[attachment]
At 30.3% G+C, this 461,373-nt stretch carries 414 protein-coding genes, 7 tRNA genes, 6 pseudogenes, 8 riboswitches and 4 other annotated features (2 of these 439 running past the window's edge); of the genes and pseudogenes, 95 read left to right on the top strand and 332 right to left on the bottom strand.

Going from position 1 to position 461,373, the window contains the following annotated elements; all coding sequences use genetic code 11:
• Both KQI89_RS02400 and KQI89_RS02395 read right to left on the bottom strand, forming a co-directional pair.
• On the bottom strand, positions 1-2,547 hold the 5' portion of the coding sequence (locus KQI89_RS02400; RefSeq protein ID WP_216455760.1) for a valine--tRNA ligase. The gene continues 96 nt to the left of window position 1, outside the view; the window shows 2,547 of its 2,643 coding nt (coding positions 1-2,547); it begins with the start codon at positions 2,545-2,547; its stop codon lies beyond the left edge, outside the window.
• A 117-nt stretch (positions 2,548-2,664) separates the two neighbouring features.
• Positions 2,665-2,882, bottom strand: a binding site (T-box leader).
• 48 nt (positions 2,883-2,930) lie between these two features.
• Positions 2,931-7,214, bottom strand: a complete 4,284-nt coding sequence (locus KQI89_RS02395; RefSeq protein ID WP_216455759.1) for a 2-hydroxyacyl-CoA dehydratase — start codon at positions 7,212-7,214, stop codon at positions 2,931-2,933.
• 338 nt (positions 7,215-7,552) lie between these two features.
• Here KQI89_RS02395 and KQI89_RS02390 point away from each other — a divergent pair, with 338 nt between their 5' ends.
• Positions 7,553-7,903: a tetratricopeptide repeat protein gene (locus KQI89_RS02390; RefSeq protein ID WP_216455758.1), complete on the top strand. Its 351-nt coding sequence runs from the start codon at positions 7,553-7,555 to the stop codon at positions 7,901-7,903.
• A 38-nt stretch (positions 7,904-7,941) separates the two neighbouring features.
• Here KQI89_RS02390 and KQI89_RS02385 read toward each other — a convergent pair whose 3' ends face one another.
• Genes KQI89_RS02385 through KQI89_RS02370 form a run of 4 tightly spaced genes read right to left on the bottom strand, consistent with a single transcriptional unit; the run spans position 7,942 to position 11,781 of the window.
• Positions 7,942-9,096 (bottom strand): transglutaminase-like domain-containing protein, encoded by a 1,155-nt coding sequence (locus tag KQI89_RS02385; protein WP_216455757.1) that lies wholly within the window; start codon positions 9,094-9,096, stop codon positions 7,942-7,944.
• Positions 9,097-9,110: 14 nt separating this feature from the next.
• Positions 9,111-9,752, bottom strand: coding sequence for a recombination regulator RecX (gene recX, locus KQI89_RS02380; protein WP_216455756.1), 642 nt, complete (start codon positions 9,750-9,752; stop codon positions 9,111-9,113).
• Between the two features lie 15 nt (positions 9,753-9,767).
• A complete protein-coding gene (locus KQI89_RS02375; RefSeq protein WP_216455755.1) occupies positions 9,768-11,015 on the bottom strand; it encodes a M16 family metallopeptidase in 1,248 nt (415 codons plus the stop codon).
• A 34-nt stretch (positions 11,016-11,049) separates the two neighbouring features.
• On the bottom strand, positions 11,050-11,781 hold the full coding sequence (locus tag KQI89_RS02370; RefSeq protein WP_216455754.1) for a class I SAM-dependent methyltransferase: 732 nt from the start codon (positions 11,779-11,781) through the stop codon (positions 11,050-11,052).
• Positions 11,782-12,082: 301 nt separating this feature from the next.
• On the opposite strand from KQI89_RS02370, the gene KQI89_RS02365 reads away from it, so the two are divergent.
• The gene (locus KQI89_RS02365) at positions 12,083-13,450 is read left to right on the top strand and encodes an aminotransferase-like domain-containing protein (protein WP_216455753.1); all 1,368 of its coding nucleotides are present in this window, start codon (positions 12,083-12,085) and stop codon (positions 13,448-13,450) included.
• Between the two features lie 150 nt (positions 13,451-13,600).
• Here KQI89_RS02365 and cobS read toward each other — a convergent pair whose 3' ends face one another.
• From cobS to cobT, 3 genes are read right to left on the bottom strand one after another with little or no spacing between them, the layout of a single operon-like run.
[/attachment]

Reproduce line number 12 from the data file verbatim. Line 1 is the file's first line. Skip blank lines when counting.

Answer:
• A 38-nt stretch (positions 7,904-7,941) separates the two neighbouring features.